This difference is key to the documentary’s premise, that Harlan’s work had multiple repercussions—on his family and his broader audience. It doesn’t focus on that broader audience or on presumed victims of at least some of those viewers. The film offers no images of concentration camps or military actions. Instead, it returns to Christiane Kubrick’s question, more a thought experiment than a set of historical events. Still, the family’s responses echo others regarding the rise of the Reich, that individuals were ignorant or forced into silence or compliance, rather than actually subscribing to Nazi doctrine. The film appears to undercut this defense when it pointedly cuts to a scene from Jew Süss, in which the wicked Jew insists in a courtroom that he was forced to commit his crimes. But for the most part, the documentary refrains from making an explicit argument as to Harlan’s—or German filmgoers’—guilt, and instead uses the family members’ responses as examples of disparate and unmeasurable effects.
That’s not to say the film submits that such effects are nonexistent or that the Nazis’ version of such effects is unique. Harlan’s son Kristian notes, “Film has always been subverted into propaganda. These days, [consider] all the war games and films… sponsored by the American military.” Though Kristian separates out his feelings about his parents as such from his sense of the films (“The image I have of my father is mine. And it’s nobody’s business what I think of my father. Or of my mother”), his point is surely valid, that the seeming distinction between art and propaganda tends to exist in the eye of the beholder.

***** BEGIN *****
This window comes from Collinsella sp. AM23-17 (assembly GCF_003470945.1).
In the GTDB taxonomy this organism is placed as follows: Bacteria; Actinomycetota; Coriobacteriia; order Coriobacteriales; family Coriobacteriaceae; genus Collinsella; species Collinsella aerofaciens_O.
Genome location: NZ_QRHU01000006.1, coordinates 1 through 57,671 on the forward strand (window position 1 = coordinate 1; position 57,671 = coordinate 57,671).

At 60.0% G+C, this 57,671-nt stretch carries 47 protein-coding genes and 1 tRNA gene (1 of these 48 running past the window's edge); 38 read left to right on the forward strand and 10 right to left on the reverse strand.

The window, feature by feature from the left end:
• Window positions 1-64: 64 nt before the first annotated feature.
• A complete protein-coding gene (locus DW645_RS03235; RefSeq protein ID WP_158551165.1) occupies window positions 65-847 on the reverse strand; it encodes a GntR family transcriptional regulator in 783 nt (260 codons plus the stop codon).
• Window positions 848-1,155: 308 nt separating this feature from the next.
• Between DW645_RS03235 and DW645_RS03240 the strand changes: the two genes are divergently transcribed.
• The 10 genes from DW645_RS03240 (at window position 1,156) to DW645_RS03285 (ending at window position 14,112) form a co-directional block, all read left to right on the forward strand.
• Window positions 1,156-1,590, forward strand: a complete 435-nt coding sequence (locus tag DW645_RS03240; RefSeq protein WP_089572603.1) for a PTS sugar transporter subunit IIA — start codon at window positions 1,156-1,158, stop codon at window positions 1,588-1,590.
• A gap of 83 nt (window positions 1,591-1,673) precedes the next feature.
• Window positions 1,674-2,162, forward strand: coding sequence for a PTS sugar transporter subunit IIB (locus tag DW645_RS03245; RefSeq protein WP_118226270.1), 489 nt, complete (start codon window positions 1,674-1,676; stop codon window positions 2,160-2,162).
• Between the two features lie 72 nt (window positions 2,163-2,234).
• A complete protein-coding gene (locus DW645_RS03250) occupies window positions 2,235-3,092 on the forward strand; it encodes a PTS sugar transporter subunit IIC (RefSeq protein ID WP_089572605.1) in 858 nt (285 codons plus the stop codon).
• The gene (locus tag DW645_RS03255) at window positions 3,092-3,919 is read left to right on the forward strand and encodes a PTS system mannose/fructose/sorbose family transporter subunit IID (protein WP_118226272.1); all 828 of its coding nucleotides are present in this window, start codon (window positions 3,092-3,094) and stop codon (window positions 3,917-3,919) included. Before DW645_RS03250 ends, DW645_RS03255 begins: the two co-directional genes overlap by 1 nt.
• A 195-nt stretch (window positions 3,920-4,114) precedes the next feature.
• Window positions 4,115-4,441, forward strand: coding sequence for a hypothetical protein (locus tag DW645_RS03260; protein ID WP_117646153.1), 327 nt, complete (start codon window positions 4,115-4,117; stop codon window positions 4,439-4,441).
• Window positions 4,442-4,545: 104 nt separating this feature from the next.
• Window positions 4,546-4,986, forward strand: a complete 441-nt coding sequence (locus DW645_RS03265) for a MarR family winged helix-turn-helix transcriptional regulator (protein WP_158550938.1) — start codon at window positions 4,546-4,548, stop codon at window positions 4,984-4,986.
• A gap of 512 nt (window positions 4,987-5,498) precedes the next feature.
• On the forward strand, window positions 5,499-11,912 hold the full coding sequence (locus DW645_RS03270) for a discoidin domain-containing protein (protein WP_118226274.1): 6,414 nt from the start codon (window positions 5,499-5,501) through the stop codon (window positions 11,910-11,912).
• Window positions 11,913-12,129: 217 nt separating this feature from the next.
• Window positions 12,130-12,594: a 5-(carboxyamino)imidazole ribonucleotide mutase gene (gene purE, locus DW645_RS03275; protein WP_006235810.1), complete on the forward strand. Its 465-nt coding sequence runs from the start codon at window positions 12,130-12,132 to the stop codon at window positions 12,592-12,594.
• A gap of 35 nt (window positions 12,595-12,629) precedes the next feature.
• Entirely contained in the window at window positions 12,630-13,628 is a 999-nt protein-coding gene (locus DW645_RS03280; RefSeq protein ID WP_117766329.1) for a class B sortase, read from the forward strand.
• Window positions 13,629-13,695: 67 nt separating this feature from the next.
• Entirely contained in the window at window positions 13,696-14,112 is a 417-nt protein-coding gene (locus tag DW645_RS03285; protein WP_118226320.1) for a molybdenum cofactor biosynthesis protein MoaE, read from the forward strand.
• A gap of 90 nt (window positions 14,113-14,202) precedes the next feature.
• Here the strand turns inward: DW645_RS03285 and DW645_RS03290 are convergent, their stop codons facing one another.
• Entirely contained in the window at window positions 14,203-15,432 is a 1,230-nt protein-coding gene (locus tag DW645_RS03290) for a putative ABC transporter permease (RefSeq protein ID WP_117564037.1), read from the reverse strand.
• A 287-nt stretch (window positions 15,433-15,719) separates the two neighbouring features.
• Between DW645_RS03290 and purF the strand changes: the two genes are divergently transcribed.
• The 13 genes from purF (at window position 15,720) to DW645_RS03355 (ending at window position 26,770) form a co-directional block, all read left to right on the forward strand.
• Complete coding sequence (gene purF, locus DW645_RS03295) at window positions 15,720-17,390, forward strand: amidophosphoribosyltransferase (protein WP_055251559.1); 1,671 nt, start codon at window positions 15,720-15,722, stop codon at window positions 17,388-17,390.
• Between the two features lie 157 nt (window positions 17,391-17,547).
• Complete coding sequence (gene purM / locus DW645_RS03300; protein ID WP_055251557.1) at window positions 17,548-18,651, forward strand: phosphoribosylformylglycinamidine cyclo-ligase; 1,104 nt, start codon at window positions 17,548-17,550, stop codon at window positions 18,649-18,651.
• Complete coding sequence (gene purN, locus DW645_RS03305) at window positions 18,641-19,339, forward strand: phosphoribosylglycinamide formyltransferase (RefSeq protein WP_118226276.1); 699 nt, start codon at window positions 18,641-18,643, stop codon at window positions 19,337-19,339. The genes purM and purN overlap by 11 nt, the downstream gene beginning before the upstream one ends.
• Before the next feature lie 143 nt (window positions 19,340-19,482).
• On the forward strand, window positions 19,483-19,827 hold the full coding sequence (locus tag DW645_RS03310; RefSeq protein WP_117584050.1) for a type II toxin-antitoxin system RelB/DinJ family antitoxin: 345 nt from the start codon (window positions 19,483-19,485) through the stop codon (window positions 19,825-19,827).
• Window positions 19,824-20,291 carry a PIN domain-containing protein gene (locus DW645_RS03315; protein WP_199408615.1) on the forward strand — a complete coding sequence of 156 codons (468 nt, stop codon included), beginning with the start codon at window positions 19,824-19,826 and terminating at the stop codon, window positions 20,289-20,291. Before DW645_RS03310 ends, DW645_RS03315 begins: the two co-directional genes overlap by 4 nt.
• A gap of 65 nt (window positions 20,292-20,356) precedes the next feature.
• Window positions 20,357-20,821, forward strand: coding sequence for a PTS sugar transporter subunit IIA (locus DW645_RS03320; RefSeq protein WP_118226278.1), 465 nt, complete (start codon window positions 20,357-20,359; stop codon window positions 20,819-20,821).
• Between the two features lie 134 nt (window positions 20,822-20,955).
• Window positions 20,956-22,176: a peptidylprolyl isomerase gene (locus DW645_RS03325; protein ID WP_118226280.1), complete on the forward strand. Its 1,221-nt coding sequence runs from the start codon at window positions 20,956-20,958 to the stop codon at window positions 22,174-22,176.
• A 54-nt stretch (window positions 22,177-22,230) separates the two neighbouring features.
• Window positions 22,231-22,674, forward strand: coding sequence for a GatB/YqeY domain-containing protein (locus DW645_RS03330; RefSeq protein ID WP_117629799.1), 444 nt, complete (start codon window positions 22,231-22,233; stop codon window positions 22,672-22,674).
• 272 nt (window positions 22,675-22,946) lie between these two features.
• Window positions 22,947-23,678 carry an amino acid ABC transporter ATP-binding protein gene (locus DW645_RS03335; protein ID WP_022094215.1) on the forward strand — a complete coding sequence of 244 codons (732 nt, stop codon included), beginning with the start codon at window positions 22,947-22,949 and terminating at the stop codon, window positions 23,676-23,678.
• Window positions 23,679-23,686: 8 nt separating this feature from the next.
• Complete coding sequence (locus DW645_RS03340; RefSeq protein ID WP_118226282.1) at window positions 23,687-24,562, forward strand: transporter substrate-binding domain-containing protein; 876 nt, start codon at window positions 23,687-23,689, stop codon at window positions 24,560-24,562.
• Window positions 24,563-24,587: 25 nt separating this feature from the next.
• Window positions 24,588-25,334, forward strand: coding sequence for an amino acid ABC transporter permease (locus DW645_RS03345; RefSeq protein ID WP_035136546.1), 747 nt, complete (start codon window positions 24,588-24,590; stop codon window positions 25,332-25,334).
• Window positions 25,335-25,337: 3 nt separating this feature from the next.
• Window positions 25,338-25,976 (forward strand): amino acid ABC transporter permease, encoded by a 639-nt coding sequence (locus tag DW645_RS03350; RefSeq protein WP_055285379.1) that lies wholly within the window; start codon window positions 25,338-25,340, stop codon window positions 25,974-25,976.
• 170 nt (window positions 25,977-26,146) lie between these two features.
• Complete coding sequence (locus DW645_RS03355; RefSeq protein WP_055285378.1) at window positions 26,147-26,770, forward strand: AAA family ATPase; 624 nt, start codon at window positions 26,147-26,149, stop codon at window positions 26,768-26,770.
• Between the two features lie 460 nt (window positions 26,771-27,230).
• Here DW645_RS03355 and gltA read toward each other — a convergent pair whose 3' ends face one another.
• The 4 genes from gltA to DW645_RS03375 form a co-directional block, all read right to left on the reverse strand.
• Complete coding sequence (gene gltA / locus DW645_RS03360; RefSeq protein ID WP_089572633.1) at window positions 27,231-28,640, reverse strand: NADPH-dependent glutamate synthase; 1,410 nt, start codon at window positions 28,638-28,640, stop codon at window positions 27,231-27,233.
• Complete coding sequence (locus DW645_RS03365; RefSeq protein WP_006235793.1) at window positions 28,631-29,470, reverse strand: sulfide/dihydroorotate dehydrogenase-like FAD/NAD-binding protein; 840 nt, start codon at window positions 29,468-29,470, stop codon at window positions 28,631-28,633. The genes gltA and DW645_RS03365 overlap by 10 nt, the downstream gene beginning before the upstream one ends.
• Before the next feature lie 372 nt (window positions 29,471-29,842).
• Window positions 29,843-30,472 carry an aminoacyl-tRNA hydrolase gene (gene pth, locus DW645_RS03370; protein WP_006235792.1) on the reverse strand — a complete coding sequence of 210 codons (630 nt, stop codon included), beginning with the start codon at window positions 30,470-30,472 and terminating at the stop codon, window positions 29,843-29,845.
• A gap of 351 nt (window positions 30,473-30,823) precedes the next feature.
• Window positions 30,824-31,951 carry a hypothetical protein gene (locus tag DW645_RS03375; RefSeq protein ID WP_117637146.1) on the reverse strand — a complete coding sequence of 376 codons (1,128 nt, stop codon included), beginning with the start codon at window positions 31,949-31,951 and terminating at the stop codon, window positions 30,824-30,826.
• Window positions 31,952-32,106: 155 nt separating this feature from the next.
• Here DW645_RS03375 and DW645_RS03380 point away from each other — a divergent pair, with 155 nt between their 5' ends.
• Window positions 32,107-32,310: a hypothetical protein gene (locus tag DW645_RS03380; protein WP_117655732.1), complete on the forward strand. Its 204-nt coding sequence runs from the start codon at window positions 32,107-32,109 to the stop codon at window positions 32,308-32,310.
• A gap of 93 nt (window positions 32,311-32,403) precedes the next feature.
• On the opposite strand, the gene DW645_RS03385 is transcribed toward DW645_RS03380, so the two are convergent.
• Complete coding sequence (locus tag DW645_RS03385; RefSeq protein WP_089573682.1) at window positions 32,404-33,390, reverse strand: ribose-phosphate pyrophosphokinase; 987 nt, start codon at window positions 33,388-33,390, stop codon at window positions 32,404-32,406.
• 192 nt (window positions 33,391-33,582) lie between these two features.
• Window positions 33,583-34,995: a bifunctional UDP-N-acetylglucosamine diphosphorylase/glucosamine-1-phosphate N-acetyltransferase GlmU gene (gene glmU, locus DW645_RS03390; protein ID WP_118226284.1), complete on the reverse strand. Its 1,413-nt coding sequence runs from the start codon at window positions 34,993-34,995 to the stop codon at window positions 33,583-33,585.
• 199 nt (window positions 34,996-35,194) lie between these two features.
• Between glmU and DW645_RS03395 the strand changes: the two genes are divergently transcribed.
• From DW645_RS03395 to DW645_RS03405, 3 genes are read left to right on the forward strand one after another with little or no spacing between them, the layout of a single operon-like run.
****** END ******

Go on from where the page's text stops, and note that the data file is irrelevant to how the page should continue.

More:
But Harlan, the film, doesn’t investigate this argument any more than it details the effects of the director’s work on other relatives. Another son, Caspar, suggests that Viet was an “artist who got carried away,” and that their mother Kristina’s contributions to Harlan’s work—as his primary performer, and one renowned for her dramatic death scenes—were his father’s’ responsibility. Her “strengths don’t include her intellect or her analytic abilities,” Caspar says, “She had no idea what she had done there.” Maria Körber, Viet’s daughter with his second wife Hilde Körber (an actress herself, who says she took her mother’s name at the studio’s insistence) believes her father’s artistic coarseness was a function of his passion: his relationship with Kristina, she says, was “the kind of love where you take complete possession of someone. It’s not for everyone.”
Not for everyone. Maria Körber’s description pertains as well to her brother Thomas’ efforts to “repair” the damage done by their father, writing books, making films, and hunting Nazis in Poland. A member of Hitler Youth as a boy, and co-writing with his father some later screenplays, Thomas turned against Viet, even setting fire to theaters that showed Harlan’s postwar movies. In his interviews here, Thomas says he now feels “extreme prejudice” against Viet, doubting his profession of ignorance. “Once you’ve see the fruit of your work turn into a murder weapon,” Thomas says, “It is difficult to say, ‘I am a filmmaker and will carry on making films.’ That was the end for me.” The one thing Harlan: In the Shadow of “Jew Süss” does make clear is that there is no end.